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To capture the research landscape of lecture capture in university education

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Publication details

JournalComputers & education
DateAccepted/In press - 25 Sep 2020
DateE-pub ahead of print - 30 Sep 2020
DatePublished (current) - Jan 2021
Volume160
Number of pages19
Early online date30/09/20
Original languageEnglish

Abstract

The use of lecture capture has been burgeoning in the higher education sector. Scholarly interest on the topic is also on an upward trajectory. Hence, the goal of this paper is to clarify the literature on the use of lecture capture in higher education through a systematic review, which involved 71 articles that came from Scopus and Education Resources Information Center (ERIC). The systematic review revealed that most research focused on university education in the US, the UK and Australia. The most studied Science, Technology, Engineering and Mathematics (STEM) subject area in the sample is Biological Sciences. In contrast, the most studied non-STEM subject area is Business/Economics/Management. In terms of methods, descriptive and exploratory research dominates the research landscape while causative evidence is relatively limited. The literature includes two overarching research streams: While one focuses on the benefits of lecture capture, the other focuses on its drawbacks. Apparently, the assumption among most students is that lecture capture is helpful for learning, and among staff is that it takes a toll on attendance. Future research needs to reconcile students’ perception of lecture capture, instructors’ perception of lecture capture, and the reality of lecture capture. On the practical front, students should be explicitly told about the benefits and the drawbacks of lecture capture. This would ensure that they make the most of the technology. Educators are urged to reflect on why students should be attending the face-to-face sessions, and thereafter also watch the recorded lectures.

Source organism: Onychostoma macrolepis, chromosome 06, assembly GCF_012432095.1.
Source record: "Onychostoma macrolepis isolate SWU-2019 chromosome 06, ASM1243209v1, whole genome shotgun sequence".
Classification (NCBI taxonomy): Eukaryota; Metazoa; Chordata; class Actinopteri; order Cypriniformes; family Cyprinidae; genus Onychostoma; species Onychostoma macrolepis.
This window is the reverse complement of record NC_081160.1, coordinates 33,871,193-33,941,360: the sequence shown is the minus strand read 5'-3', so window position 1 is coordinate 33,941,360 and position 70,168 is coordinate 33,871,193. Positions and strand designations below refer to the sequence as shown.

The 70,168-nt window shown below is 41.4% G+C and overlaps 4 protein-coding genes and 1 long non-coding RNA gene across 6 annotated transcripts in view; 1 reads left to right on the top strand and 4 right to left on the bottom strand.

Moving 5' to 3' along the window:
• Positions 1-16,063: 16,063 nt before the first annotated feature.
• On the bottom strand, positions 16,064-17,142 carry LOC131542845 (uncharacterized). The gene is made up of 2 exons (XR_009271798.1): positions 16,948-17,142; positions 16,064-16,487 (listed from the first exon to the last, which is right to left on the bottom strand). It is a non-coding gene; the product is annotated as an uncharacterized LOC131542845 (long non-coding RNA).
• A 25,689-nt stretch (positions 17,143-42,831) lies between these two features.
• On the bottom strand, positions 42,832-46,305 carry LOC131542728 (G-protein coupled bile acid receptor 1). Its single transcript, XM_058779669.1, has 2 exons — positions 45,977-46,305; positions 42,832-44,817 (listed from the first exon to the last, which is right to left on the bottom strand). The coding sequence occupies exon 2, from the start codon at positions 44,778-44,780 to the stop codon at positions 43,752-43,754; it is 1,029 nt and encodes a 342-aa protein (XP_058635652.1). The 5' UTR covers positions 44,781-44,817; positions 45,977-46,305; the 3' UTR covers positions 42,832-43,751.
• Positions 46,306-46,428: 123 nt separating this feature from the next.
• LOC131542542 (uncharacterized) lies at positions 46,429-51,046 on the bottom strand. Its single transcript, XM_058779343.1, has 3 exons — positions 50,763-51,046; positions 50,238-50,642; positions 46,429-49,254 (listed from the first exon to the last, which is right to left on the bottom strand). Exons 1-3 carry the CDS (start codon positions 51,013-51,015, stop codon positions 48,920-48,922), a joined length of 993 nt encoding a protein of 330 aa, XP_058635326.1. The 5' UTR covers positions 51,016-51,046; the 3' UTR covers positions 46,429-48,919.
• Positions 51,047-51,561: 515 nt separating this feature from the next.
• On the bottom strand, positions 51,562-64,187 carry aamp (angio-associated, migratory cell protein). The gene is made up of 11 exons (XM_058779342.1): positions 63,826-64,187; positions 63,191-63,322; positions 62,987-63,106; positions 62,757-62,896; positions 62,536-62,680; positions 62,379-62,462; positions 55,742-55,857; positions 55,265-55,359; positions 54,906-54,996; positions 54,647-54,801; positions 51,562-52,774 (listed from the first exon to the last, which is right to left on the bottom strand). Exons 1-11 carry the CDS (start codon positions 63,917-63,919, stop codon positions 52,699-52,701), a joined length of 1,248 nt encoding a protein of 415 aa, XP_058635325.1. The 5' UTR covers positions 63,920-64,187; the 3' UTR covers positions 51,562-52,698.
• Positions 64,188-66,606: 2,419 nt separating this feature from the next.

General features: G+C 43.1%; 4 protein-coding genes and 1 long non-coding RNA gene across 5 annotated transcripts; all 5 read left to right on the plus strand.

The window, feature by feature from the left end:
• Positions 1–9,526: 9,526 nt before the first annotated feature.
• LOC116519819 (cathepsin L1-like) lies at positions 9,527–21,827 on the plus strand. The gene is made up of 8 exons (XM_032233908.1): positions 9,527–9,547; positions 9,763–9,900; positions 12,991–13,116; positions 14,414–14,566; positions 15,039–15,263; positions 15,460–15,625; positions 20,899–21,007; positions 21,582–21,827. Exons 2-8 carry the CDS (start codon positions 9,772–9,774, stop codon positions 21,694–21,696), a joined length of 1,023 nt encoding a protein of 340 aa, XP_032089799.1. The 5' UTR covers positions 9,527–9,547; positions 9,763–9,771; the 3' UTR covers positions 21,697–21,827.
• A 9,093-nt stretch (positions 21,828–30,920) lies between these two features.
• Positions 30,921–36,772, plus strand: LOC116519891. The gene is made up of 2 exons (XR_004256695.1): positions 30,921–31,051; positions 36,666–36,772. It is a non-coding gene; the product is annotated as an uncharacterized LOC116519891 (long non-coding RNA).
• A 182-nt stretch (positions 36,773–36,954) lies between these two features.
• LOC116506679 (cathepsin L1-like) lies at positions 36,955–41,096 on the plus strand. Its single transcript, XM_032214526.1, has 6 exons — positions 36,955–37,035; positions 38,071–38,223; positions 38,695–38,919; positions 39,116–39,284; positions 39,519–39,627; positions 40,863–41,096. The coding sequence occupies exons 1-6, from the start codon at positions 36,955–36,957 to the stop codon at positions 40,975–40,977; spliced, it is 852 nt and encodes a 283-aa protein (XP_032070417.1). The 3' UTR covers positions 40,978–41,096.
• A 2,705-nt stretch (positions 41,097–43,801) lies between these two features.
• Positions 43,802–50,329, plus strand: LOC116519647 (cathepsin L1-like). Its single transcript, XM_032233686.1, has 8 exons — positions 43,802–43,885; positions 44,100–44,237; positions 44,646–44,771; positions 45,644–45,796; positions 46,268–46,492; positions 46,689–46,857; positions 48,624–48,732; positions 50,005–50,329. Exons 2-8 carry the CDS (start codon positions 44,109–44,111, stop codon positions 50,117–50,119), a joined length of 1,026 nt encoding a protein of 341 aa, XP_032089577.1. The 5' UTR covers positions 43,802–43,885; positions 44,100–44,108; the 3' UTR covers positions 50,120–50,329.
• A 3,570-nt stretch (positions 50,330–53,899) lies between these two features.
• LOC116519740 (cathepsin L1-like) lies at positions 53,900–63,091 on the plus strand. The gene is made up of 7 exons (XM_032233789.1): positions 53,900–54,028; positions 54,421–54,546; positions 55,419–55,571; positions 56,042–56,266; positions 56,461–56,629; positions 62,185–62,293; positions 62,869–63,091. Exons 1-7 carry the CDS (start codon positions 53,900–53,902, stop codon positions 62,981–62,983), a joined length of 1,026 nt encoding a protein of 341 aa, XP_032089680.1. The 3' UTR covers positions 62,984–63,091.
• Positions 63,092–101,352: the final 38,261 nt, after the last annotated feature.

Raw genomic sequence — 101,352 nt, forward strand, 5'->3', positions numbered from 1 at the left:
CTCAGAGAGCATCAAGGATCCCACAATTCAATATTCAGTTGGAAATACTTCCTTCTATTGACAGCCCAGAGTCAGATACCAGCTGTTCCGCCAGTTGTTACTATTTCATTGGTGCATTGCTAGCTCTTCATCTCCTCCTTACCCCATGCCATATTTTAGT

Bibliographical note

© 2020 Elsevier Ltd. All rights reserved This is an author-produced version of the published paper. Uploaded in accordance with the publisher’s self-archiving policy.

    Research areas

  • higher education, lecture capture, lecture recording, systematic review, technology-enhanced learning

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